A favorite line of mine in all of theater is the advice the magician Merlin gives to a depressed and demoralized young King Arthur in the play "Camelot."
"Learn something," says Merlin, in effect saying that the cares and trials of this world will be less burdensome if you know a little more about it. It is advice I have followed since the attack on the World Trade Center and the Pentagon.
Our cover story on a new breakthrough in physics (right) pushes this advice to the limit.
Physics is a subject I treat warily. Just when I think I'm on the threshold of learning something, the ground beneath my feet gives way to a mathematical formula 1010 power beyond my comprehension, and I wind up more confused than when I started.
In 1935, after quantum mechanics had been developed, Albert Einstein and two colleagues published a paper showing that under certain circumstances quantum mechanics predicted a breakdown of locality. Locality says that only one object with the same set of properties can be in one place at a time.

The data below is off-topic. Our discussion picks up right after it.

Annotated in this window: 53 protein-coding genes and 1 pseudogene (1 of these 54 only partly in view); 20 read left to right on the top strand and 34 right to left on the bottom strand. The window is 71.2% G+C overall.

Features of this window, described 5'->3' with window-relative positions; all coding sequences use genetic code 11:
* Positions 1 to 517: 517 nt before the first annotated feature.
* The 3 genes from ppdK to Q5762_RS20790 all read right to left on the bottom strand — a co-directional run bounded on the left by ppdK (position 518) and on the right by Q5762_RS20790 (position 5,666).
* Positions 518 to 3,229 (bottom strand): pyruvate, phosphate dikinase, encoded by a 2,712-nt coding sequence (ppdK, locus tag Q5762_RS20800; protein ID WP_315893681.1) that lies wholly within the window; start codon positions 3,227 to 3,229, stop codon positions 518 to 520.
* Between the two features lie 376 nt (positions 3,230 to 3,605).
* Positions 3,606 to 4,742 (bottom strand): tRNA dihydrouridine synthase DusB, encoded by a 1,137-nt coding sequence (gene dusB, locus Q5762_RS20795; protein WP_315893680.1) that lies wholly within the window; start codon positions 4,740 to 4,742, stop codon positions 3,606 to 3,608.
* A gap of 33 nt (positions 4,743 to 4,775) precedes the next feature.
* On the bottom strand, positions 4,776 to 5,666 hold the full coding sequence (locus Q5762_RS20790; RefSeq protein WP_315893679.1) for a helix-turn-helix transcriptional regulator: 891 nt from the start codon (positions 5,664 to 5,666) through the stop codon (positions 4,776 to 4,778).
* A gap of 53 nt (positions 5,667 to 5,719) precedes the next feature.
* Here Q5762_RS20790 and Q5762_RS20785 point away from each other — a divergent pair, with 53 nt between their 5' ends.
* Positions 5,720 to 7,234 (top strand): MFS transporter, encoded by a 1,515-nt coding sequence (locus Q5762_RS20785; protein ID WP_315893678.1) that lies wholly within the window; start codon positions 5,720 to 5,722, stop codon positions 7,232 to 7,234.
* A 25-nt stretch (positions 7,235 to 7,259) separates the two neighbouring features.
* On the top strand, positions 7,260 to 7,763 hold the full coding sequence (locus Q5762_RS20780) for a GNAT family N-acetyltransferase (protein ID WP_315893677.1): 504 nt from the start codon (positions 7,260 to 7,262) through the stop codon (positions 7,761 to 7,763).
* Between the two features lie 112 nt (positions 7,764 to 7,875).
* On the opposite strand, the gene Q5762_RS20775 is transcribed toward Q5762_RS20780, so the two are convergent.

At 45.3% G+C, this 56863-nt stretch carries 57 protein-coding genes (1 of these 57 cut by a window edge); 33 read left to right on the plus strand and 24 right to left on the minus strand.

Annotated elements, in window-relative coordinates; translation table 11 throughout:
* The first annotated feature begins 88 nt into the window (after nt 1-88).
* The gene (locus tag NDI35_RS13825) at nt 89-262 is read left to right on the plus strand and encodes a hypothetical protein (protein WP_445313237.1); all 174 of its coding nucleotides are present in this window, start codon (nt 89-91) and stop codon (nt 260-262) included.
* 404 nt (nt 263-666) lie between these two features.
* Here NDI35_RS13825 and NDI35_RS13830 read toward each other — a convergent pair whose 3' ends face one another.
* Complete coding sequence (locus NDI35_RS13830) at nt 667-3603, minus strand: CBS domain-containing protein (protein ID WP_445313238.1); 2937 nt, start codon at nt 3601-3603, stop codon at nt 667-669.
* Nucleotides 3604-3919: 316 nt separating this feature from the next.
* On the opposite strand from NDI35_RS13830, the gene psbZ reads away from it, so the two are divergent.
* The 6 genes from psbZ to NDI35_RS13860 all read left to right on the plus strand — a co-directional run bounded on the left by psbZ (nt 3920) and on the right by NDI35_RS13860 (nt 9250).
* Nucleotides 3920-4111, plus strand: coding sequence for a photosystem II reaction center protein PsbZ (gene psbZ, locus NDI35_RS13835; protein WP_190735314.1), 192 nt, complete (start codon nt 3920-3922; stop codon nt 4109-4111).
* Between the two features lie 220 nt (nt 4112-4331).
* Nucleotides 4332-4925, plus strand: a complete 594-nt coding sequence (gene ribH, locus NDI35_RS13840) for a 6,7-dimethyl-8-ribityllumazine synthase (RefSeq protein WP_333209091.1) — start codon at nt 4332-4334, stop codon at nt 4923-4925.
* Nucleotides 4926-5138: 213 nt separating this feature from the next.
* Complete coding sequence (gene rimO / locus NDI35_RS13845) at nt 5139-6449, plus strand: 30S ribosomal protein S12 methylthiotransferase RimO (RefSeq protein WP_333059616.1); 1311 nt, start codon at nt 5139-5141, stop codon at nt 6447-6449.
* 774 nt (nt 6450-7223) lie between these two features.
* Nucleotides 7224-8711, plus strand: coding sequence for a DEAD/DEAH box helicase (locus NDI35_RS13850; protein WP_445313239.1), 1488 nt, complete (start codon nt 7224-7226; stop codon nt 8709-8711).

But the formula suggested that a particle at one location could instantly influence another particle far away because of identical properties. This was too much even for Einstein, and he called it "spooky action at a distance." He wrote it off as proof that that quantum mechanics was incomplete.
Well, the world got a little spookier - and a lot more interesting - recently.
Three Danish physicists designed an experiment that resulted in trillions of atoms comprising the same properties being in two different places simultaneously.
"Learn something." Good advice.